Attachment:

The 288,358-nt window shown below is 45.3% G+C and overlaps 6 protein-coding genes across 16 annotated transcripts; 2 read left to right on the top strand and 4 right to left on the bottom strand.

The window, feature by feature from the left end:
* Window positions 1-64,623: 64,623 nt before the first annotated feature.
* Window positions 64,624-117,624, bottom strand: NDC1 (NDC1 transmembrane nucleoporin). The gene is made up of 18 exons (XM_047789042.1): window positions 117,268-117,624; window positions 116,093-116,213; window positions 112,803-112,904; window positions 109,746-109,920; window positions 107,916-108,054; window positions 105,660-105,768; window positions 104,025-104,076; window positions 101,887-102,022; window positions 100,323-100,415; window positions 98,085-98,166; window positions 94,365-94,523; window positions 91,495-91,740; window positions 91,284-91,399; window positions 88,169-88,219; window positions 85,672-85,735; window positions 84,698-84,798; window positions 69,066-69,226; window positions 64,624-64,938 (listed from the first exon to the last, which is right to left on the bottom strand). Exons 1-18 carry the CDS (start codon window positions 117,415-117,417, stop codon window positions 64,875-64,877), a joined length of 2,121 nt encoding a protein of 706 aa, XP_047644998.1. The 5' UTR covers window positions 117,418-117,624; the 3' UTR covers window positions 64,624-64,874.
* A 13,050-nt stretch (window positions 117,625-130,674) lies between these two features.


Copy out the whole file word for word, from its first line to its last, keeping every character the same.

The 288,358-nt window shown below is 45.3% G+C and overlaps 6 protein-coding genes across 16 annotated transcripts; 2 read left to right on the top strand and 4 right to left on the bottom strand.

The window, feature by feature from the left end:
* Window positions 1-64,623: 64,623 nt before the first annotated feature.
* Window positions 64,624-117,624, bottom strand: NDC1 (NDC1 transmembrane nucleoporin). The gene is made up of 18 exons (XM_047789042.1): window positions 117,268-117,624; window positions 116,093-116,213; window positions 112,803-112,904; window positions 109,746-109,920; window positions 107,916-108,054; window positions 105,660-105,768; window positions 104,025-104,076; window positions 101,887-102,022; window positions 100,323-100,415; window positions 98,085-98,166; window positions 94,365-94,523; window positions 91,495-91,740; window positions 91,284-91,399; window positions 88,169-88,219; window positions 85,672-85,735; window positions 84,698-84,798; window positions 69,066-69,226; window positions 64,624-64,938 (listed from the first exon to the last, which is right to left on the bottom strand). Exons 1-18 carry the CDS (start codon window positions 117,415-117,417, stop codon window positions 64,875-64,877), a joined length of 2,121 nt encoding a protein of 706 aa, XP_047644998.1. The 5' UTR covers window positions 117,418-117,624; the 3' UTR covers window positions 64,624-64,874.
* A 13,050-nt stretch (window positions 117,625-130,674) lies between these two features.